Tuesday, 26 January 2010

When is a newspaper not a newspaper?


A new Scottish newspaper? Well, for one it is online only, so the absence of paper means it is a Scottish news website, not a newspaper...
Moreover, content wise, on day two the first week it is still looking more like a blog than news website. But then they aren't promising rolling news but indepth reporting. Hmm.
I wish the guys well who are behind it. I wouldn't be averse to writing for it either, though if it is for free, I'd rather limit my comments to my own blog, thanks very much.
If its going to succeed I suspect the editorial mix needs to be strong - stronger than they have shown so far. Holyrood sketch writing is a niche area, it will have its followers, but they'll be relatively few in number, I suspect. As for the odd box stories... maybe I'm too old.
It sounds cheesy to end on a 'good luck' message, but good luck to them anyway. It would be great if it did work out, if the journos were paid for their time and the founders made a profit. I hope that does happen, it will show the rest of us it can be done.
We'll see...

Monday, 25 January 2010

The Book Club

HAVE you seen C4's The Book Club yet? I'm sorry, but if this doesn't halt the progress of book groups across the country nothing will. I saw it with a friend of mine who commented five minutes in: 'Oh I get it now, it's Late Review for idiots.'
OK, a bit harsh, maybe, but I can't help but think Sarah Waters is feeling pretty peeved this week. Her The Little Stranger was meant to be the focus of the prog, but was the subject of a very poor, quite inane discussion that barely lasted longer than five minutes.

Interesting review of an intriguing book.The issue of reintroducing wild animals, predators, to areas dominated by man won't go away. In Scotland there are still rumblings about bringing back wolves.In most cases - well certainly in the case of wolves in the Highlands - I can see more problems than benefits.But you can't argue against the destruction of wild habitat on the one hand and campaign against rewilding on the other.

Sunday, 24 January 2010

Rhino poaching


It is incredible to think that this is still going on.
Another year, another dozen or so endangered
rhinos have been slaughtered for the horn on
the end of their nose.
This situation will continue for as long as there are
people willing to buy these horns as trophies, daggers or medicine.
Instead of tackling the impoverished folks who
do the killing, surely 'the authorities' should be
addressing the cultural forces that drive them.

Friday, 22 January 2010


There have been several books recently, for children and grown ups, which have looked at WW2 from a new angles.
The Book Thief. The Boy in the Striped Pyjamas.
Auslander, by Paul Dowswell, is about a Polish boy of German origins who is repatriated to Berlin after his parents are killed, to live with a Nazi family.
He is recruited by the Hitler Youth movement and told that Jews and Ostlanders are sub-human, but never believes it. When he meets a free thinking, liberally minded family he falls into helping Jewish families hiding from the Gestapo. Eventually he comes under threat himself and has to escape.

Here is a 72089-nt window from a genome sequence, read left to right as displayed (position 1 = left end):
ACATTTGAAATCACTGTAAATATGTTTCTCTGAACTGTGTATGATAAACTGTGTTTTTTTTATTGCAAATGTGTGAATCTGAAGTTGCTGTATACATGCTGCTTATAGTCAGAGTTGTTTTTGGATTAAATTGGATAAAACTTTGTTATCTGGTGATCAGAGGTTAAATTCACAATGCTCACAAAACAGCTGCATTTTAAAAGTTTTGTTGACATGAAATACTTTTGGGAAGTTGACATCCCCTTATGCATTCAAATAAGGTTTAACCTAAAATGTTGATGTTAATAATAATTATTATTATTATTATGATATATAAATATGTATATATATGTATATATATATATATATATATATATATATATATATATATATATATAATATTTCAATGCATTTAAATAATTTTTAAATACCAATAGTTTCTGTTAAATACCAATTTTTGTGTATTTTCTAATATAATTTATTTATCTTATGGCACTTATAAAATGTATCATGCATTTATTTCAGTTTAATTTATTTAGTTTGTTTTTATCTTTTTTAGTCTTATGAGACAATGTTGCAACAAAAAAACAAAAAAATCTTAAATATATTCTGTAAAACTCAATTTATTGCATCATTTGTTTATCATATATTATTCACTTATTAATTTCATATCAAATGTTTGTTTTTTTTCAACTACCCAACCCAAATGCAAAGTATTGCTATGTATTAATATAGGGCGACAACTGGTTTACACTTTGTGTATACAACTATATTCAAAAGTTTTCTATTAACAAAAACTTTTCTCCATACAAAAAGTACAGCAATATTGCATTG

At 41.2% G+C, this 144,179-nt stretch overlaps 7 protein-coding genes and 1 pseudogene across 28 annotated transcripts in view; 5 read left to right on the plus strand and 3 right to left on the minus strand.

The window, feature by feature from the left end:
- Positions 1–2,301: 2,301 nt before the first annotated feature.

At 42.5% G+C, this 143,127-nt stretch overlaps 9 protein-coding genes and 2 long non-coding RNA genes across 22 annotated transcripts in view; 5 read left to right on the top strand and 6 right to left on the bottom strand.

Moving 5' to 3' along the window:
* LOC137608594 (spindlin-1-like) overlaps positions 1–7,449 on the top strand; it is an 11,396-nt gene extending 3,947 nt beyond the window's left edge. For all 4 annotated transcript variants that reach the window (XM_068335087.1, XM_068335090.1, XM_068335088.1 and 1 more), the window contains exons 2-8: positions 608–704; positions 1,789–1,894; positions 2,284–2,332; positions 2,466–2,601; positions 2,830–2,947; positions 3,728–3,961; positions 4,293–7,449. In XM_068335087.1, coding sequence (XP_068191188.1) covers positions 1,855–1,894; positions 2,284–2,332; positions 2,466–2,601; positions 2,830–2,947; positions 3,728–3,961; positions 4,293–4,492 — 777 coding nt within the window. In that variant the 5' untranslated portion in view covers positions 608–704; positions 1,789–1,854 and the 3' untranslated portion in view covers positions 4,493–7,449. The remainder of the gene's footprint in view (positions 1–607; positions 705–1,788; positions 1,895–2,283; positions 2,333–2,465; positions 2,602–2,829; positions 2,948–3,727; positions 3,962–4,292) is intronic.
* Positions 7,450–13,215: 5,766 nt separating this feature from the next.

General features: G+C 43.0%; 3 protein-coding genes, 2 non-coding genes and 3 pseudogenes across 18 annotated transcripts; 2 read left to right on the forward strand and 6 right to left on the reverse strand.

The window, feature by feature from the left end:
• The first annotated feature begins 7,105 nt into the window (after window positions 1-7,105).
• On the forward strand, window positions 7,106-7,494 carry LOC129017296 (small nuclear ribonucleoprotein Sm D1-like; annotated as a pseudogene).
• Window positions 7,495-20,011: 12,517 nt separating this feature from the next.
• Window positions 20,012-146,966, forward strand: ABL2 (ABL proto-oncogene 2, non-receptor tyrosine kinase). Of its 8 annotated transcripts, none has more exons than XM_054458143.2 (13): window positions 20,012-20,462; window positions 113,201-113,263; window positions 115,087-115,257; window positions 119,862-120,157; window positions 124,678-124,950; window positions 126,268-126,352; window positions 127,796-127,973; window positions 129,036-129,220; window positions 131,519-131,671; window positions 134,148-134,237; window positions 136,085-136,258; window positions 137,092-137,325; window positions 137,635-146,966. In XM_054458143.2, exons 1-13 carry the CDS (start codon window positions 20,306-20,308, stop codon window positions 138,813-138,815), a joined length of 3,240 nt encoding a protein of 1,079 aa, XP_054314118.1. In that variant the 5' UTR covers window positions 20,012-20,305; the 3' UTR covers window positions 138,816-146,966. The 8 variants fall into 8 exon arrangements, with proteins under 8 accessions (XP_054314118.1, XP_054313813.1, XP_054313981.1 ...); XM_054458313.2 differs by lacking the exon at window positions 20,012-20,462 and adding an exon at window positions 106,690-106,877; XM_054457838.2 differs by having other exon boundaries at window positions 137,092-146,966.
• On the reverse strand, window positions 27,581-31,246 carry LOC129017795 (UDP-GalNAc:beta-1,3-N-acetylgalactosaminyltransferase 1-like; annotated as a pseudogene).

I interviewed Paul for the Big Issue. Unfortunately I hadn't read the entire book at the time, though I dont think the piece I've reproduced below would have changed much. At times I felt his style a little lacking in verve: there was a lot of history there, but I could have done with another story strand. Still, there's no doubt that the finale had me gripped, and some of that detail was extraordinary.
The piece appeared a couple of weeks ago in the Big Issue magazine. the magazine is sold by homeless people, the vendors, who are able to take home half the cover price. You should all try to buy a copy every week. Its a great cause and a far better read than you might expect.

Interview with Paul Dowswell

There were many Nazi atrocities during World War Two, but one of the lesser known, in Britain at least, was their treatment of ‘ordinary’, in other words non-Jewish, Poles, and the enforced Germanisation of thousands of Polish children.

Heinrich Himmler’s SS executed the policy of selecting Nordic-looking – blond, blue-eyed – Aryans and having them adopted by ‘good’ German families. Many of these children were taken from orphanages, though there is evidence that some were snatched from the street against their will.

Author Paul Dowswell took this as his starting point for Auslander, a WW2 thriller set not just behind enemy lines but in their living rooms.

It follows ‘Piotr’, a Polish boy from a German stock who is repatriated to the 3rd Reich in 1941 following the death of his parents. His fair hair and good looks sets him apart and he is adopted by a prominent Nazi. However, Peter, as he becomes known, is deeply troubled by the Nazi way of life and befriends a German family working against the regime.

“World War Two was without a doubt the most catastrophic event of the 20th Century – 50 million killed,” says Dowswell.

“I think for that reason alone it will always seem fascinating to us. But I think it was also one war where there was a clear sense that it was a battle between good and evil, that it was a war that had to be fought.

“Hitler’s was probably the vilest regime in history – followed closely by Stalin’s. Other wars since then haven’t been as clear cut – you are often left wondering who was in the right and who was in the wrong.”

Dowswell, who gained a degree in history before pursuing a career in publishing as an editor, took considerable care over researching the book.

“I think the point of a historical fiction is that it be entirely accurate, otherwise it is just fantasy,” he argues.

“I wanted everything in the book to be true so that no one could turn around and highlight anything that hadn’t happened and undermine the story as a whole.”

The details he throws up as a result are fascinating as well as grotesque: from the farmyard style measurement of the children to assess their racial purity to the plastic swastika shaped decorations hanging on the Christmas tree.